Baseball’s Alex Rodriguez’s suspension might dampen his future chances for election to the Hall of Fame. Barry Bonds, Roger Clemens and Mark McGwire all compiled big numbers, too, but voters blocked them from Cooperstown because of the drug cloud. Though they lose part of their salaries, the stats and awards are safe for baseball players penalized in drug cases. Nothing is stripped from any record book or trophy case. That’s not always the case in other sports. Doping cost Lance Armstrong his seven Tour de France cycling titles and stripped away Olympic gold medals from sprinters Ben Johnson and Marion Jones. –AP


Alex Rodriguez batting in 2007










But for A-Rod, it would have been a career ender.

For him to accept a 211-game ban without a fight would have been the equivalent of a lifetime ban.

Not only would it have cost him in excess of $30 million, it also would have cost him whatever remaining chance he might have had to play in the major leagues.

You tell me. What are the chances a guy heading into his 40th birthday — coming off the second of two major hip surgeries, and not having played in a major league game for more than two years — would be able to play at that level again?

Correct. Nonexistent.

In case you are wondering, A-Rod would not be able to play in another league, like say, Japan, while serving a suspension due to his contract with the Yankees.

But for now, A-Rod doesn’t have to deal with that scenario. He gets the last two months of this season to show us what he has left. Best-case scenario is he returns as a hero, the increased production at third base leading the Yankees into October, at which point, as he so rightly pointed out on Monday, all is forgiven.


Worst-case scenario is he can’t play very much anymore, which is bad for the Yankees but not necessarily for A-Rod; he still gets paid for this season, and perhaps even gets to live out what some conspiracy theorists have envisioned as his ultimate Evil Plan: to retire on a medical disability and collect his full paychecks the rest of the way.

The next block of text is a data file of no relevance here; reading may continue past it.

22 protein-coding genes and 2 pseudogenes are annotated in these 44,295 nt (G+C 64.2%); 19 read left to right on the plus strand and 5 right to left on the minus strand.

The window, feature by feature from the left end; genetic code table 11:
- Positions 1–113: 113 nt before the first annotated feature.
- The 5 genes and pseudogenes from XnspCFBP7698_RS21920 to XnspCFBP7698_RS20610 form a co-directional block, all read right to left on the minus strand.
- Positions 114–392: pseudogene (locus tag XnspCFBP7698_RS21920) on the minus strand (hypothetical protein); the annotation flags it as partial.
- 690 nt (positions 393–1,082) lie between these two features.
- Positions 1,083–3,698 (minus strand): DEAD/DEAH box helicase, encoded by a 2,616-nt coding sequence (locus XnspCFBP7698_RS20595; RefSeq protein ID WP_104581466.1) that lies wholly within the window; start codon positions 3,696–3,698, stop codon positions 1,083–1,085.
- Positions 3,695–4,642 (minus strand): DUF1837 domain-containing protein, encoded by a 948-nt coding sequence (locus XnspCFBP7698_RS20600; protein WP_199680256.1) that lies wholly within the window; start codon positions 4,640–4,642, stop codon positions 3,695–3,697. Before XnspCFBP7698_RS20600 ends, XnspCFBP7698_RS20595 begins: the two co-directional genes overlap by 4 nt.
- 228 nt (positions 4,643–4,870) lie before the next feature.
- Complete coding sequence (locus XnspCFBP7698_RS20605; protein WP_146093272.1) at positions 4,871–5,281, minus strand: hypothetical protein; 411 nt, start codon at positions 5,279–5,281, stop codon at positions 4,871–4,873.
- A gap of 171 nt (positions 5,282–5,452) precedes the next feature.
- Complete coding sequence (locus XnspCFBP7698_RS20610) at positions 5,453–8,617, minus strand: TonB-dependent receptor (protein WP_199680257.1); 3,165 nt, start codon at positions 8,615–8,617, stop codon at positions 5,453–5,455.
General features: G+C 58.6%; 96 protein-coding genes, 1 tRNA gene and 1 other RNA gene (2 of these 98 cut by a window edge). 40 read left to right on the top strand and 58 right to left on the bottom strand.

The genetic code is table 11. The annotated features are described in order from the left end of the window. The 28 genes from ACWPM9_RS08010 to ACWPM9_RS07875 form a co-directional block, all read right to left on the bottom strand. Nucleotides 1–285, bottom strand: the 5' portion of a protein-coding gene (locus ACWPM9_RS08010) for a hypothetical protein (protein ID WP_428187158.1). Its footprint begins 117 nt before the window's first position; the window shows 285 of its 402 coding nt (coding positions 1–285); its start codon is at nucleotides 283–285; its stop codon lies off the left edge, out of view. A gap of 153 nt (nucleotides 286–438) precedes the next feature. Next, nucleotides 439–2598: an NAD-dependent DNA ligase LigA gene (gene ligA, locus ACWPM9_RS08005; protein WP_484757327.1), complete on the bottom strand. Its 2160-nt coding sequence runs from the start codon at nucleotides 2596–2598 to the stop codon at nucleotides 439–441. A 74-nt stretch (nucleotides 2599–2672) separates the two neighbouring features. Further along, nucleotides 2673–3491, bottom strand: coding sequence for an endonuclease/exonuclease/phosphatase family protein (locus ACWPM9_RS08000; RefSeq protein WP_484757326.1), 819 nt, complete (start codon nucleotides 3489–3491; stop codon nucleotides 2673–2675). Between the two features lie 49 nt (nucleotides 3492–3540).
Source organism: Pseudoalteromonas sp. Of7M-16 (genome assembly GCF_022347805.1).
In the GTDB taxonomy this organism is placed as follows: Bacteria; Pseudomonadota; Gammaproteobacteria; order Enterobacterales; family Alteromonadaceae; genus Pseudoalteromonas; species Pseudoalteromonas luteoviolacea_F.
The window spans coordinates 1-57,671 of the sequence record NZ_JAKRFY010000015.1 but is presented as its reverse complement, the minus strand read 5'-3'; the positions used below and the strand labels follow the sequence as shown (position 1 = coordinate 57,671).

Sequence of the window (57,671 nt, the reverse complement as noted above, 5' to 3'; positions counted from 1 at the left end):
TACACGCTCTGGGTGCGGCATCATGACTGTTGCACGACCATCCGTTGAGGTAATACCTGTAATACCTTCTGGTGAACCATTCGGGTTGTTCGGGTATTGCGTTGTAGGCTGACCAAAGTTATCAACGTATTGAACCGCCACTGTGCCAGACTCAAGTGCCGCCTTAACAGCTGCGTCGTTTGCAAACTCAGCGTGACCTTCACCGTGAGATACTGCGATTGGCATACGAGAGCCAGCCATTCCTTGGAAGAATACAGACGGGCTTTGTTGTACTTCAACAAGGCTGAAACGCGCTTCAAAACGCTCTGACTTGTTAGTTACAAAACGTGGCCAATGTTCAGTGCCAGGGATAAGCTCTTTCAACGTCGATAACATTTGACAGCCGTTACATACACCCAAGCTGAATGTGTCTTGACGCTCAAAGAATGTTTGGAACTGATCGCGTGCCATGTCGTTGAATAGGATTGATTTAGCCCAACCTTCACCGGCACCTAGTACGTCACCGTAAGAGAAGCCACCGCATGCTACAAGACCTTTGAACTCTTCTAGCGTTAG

None of this would have been possible if he had meekly taken his lumps and walked.

And by the time he gets in front of the arbitrator, who knows what might happen?

It is already acknowledged by both sides that just setting up A-Rod’s appeal is likely to take us beyond the end of the season. Aside from the scheduling problems — they need to coordinate a time convenient to the arbitrator, Fredric Horowitz, and ensure lawyers for MLB, the players’ association and Rodriguez can all be in the same room at the same time, as well as whatever witnesses will be called — there’s not a lawyer worth his hourly rate who can’t stall a hearing for two months.

And once they get to the hearing room, the burden now falls upon Bud Selig to show cause why Rodriguez, still technically a first-time offender under baseball’s drug policy, should be made to serve a suspension not only four times longer than that meted out to the other 12, but also four times longer than the stipulation for a first offense in the CBA.

My guess is that unless Selig can prove that Rodriguez was not only using PEDs, but trafficking them to other players, it’s going to be a tough case to make.

And the sad fact is, you can’t make an example out of a guy simply because you don’t like him. There’s no doubt that Selig has “a burr under his saddle,” as one baseball official put it to me, regarding PED users because of all the hits he has taken for looking the other way during the steroid-fueled McGwire-Sosa HR derby of 1998.

And it is no secret that the commissioner, and the Yankees’ front office, have had it up to here with A-Rod because of his refusal to do things the way they want.

That is in part their own fault — the guy has yet to pay a real penalty for any of his offenses since he began playing pro ball, and probably before that — and yet it’s still endlessly galling to them.

But you can’t just have disdain for a guy to run him out of a job. You’ve got to have proof.

And by fighting for his right to play, A-Rod now forces baseball to show its hand.

For that alone, you’ve got to credit him with another home run on Monday.

It may not move him any closer to Mays, and in the end, the entire gambit may ultimately fail.

But for now, it’s A-Rod 1, baseball coming to bat.




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